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Covid-19: Flying before we can walk

BMJ 2020; 370 doi: (Published 17 September 2020) Cite this as: BMJ 2020;370:m3598

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Remembering the UK doctors who have died from covid-19

Dear Editor

Is it a coincidence that of the 33 doctors who died from Covid-19 and who were listed in the BMJ of September 19th, 30 (possibly 31) had inherited melanin-rich skin? Furthermore, the deaths of 20 doctors dying from Covid-19 have appeared in the Obituary columns of the BMJ during the pandemic. Of these 20, 11 appear to have have been of white British ethnicity, with an average age of 88 years, and an age-range of 84 to 107. 9 appear to have been of black African or Asian ethnicity, with an average age of 61 years and an age range of 48 to 79. There is no overlap of the age ranges, and this should make observers stop and think.

Doctors of any ethnicity in the UK are not socio-economically disadvantaged. I do not see any evidence that "racism" might cause this glaringly obvious excess of deaths and difference in ages at death of those with melanin-rich skin. Why do we not accept as a working hypothesis (that can neither be proven or disproven) that this is due to skin pigmentation? Melanin is an extremely effective sun-block that is an advantage when living in the tropics, but when living 50 degrees north of the equator it becomes a serious biological disadvantage, as it impairs the production by UVB of cholecalciferol (vitamin D) from 7-dehydrocholesterol synthesised in the skin. It has been well-established during the past half-century that this has resulted in rickets and osteomalacia, and also that 1,25(OH)D (activated vitamin D) is essential for the escalation of defensive immunity at a time of serious infection.

If we look at the nations of equatorial Africa we can see the citizens are experiencing death rates from Covid-19 between, for example, 1 (Uganda) and 18 (Liberia), compared with their siblings in the UK who are experiencing a death rate well in excess of our national 615 per million. In India the death rate per million is 60 and in Pakistan 30. The reason for the 10 or 20 times higher death rates of citizens of the UK who, or whose ancestors, might have come from these countries is obvious to those who give the subject some thought.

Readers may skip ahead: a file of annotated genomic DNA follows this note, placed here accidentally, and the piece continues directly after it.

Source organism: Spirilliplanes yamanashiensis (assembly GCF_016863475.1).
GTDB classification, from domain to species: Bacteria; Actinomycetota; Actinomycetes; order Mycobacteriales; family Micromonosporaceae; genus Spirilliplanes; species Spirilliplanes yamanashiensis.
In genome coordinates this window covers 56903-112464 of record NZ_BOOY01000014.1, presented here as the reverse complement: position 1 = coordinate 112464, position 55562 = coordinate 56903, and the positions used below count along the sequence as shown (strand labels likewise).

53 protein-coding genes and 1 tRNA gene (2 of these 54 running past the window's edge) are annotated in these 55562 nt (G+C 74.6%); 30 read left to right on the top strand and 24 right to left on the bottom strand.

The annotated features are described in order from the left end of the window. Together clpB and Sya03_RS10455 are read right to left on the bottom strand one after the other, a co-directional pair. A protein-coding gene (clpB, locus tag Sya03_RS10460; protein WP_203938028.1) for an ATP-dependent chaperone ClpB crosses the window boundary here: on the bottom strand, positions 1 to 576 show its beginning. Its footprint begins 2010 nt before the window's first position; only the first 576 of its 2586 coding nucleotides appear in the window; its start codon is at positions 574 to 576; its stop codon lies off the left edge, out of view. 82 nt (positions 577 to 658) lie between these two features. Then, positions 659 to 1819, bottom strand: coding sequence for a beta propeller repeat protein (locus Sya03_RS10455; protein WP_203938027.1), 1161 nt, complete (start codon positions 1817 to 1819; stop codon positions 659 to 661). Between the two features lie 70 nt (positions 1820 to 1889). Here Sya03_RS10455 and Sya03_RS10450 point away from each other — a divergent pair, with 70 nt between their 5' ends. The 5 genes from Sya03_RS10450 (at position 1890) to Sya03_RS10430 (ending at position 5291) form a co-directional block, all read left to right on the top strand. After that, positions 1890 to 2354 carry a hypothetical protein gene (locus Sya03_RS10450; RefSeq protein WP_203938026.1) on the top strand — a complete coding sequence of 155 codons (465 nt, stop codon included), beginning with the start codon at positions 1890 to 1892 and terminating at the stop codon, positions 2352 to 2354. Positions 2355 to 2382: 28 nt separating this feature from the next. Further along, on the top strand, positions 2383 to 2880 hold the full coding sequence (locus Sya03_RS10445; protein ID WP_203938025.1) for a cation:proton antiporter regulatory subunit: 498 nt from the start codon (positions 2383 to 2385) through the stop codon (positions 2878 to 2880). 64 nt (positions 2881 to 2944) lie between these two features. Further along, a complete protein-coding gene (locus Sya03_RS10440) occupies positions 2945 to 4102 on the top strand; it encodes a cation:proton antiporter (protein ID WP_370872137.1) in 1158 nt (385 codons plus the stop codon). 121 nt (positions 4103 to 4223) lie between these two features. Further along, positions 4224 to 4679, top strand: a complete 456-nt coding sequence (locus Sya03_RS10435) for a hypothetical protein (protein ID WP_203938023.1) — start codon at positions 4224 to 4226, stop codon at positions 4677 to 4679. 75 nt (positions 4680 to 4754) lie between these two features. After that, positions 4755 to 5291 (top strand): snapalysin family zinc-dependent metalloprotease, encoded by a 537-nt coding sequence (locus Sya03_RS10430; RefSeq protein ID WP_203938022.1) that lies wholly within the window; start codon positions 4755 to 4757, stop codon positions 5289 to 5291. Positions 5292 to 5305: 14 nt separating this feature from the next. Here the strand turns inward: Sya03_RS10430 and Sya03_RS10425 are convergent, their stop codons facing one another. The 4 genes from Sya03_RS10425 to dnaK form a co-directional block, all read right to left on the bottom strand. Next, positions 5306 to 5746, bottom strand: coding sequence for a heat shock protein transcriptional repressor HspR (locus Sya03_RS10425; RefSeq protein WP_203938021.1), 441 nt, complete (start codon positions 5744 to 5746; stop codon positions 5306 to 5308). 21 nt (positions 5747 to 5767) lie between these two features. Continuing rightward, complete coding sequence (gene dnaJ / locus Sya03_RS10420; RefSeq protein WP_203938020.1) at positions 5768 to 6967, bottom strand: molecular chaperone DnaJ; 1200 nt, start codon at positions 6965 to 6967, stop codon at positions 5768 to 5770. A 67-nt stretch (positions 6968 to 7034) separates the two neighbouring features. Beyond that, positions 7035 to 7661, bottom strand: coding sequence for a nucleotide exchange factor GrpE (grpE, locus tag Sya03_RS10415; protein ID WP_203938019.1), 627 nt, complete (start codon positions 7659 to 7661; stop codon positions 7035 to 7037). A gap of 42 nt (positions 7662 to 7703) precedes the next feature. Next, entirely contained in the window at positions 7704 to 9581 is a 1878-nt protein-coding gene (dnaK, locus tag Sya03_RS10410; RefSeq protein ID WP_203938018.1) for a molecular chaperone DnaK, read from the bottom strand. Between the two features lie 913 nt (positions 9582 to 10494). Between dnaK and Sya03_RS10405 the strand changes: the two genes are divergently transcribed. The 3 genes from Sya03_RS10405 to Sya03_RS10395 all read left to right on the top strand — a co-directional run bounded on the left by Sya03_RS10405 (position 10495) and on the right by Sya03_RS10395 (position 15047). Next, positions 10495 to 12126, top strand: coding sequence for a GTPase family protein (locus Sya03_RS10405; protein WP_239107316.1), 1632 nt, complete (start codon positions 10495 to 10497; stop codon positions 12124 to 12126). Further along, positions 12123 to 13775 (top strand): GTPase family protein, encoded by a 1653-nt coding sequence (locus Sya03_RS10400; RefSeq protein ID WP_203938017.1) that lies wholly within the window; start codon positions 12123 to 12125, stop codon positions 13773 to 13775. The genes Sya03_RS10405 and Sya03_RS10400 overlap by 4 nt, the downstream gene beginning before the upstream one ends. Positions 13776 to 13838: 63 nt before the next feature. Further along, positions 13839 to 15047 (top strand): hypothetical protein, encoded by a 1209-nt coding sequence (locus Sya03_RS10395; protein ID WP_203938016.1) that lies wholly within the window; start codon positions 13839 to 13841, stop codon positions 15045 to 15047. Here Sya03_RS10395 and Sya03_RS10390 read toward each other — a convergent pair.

We know from several studies published during the past six weeks, but not yet reviewed in the BMJ, that low levels of vitamin D in the blood lead to an increased risk of Covid-19 infection. We know from a randomised controlled trial undertaken in Cordobá, Spain, that vitamin D given to patients with Covid-19 pneumonia on admission to hospital reduced the need for intensive care from 50% to 2%, and eliminated deaths.

Let us hope that the 33 doctors illustrated in the BMJ have not died in vain. The time has arrived belatedly to protect not just our doctors, whether working or retired, but also the public at large with Vitamin D supplements. We must accept Pascal's wager. The nation requires medical leadership, and the BMJ is in a prime position to provide it.

Competing interests: No competing interests

24 September 2020
David S Grimes
Physician (retired)